Sheetrit: In hindsight, Olmert wouldn't have launched war

Interior minister says Olmert would have taken more time if he'd known consequences; warns Kadima faces election wipeout.

jp.services2 (photo credit: )
(photo credit: )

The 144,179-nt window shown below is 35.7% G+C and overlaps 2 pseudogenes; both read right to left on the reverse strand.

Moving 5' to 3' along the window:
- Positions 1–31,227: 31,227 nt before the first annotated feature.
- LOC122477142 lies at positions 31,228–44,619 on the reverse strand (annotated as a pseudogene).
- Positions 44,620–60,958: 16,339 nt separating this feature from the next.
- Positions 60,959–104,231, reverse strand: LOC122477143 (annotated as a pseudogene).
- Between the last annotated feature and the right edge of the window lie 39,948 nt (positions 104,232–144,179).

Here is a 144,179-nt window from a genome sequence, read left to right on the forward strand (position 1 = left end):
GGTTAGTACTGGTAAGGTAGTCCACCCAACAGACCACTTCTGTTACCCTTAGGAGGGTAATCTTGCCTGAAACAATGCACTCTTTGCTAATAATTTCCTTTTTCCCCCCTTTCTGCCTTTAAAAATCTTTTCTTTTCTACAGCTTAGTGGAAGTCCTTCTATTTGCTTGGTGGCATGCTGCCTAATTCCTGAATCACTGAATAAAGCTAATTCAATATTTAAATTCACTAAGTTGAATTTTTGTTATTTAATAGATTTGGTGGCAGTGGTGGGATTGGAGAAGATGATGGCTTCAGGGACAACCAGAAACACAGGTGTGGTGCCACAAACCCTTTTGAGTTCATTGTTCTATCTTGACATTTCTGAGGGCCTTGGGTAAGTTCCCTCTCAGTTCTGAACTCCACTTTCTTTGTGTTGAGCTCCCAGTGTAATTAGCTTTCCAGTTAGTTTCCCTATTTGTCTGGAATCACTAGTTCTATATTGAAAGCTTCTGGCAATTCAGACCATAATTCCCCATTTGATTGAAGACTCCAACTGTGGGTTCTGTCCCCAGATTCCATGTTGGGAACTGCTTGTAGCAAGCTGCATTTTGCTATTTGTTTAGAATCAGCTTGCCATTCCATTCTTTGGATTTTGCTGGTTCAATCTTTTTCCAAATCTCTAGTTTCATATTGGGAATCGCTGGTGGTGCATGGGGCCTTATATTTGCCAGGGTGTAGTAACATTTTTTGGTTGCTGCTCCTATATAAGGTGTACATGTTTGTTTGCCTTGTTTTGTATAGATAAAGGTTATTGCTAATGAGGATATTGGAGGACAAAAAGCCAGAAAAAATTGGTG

Had he known how things were going to turn out, Prime Minister Ehud Olmert would not have gone to war against Hizbullah last summer, Interior Minister Meir Sheetrit claimed on Wednesday. In hindsight, Sheetrit said, the prime minister would have taken more time before ordering the military response - to make sure the army was ready, and to give some room for the possibility of kidnapped soldiers Ehud Goldwasser and Eldad Regev being returned, among other reasons. The interior minister's assertions contrast starkly with Olmert's concerted defense of the rapid resort to conflict and of the results of the war, which the prime minister has repeatedly insisted produced far more favorable consequences than many of his countrymen and women have been willing to acknowledge. Sheetrit was speaking at a panel debate organized by the INFO forum at Mishkenot Sha'ananim in Jerusalem, along with Education Minister Yuli Tamir and Likud Knesset member Yuval Steinitz. The debate was entitled, "The Israeli Political Horizon," and addressing his own party's political horizon, Sheetrit said bluntly that if elections were held today, Kadima would be "deleted." He said Olmert had until the end of 2008 to both salvage Kadima's fortunes and to maximize what he perceived as a genuine peacemaking opportunity. By the end of next year, said Sheetrit, Olmert needed "to make history," or else he would "be history." Sheetrit said he had left the Likud because he wanted to make peace, and that this was what Olmert now had to set about doing. Since his positions seemed generally akin to those of Tamir, alongside him, Sheetrit was asked what were the differences between Kadima and Labor. He responded that there didn't "have to be [major] differences" between parties and asserted that the gulf between Republicans and Democrats in the US wasn't all that great, but he firmly ruled out any notion of a Labor-Kadima merger. Tamir expressed enthusiasm for the latest Israeli-Palestinian diplomatic contacts, and indicated that so long as Olmert was making an effort to move such contacts forward Labor would not abandon the coalition. She said she hoped that concrete progress would also prompt a rethink among Palestinians in Gaza who had supported Hamas, bolstering support for Palestinian Authority Chairman Mahmoud Abbas and a more moderate Palestinian mindset. Steinitz was witheringly critical of what he warned was sometimes delusional thinking about the prospects for progress. He stressed that the Likud passionately sought peace, and noted that he himself had initially backed the notion of disengaging from Gaza. What was required for real progress, he said, however, was a Palestinian partner willing and able to quash terrorism and to live up to its commitments. And no such partner existed at present, he said. Steinitz, a senior member of the Knesset Foreign Affairs and Defense Committee, also said the day was drawing near when Israel would have to carry out a major military operation in Gaza, similar to 2002's "Operation Defensive Shield" in the West Bank, to counter Hamas's military buildup and protect Sderot and other Israeli cities from rocket attack. Both Tamir and Sheetrit said no such operation was contemplated, and Sheetrit said he favored a continuation of "pinpoint" operations against Hamas and other terror cells. Tamir said the lack of definitive success in last summer's war had underlined both the "limits of military power" and the imperative for progress toward peace. Steinitz countered that Israel's military might was crucial to its well-being and a central component in encouraging movement toward peace. Turning to Wednesday's evacuation of settler families from Hebron and the refusal of some soldiers to have any involvement in the operation, all three speakers unreservedly condemned the refusal of orders by soldiers for ideological reasons and urged the prosecution of offenders. Sheetrit said illegal settlers should be evicted right away, before they had time to organize any defense against removal, and that the same applied to the dozens of illegal settlements in the West Bank, which he said should have been removed without delay. Tamir said that the tearing of the social fabric as emblemized by soldiers refusing orders was more troubling that any external challenge. A collapse of internal "social cohesion," she said, was the most worrying threat to Israel.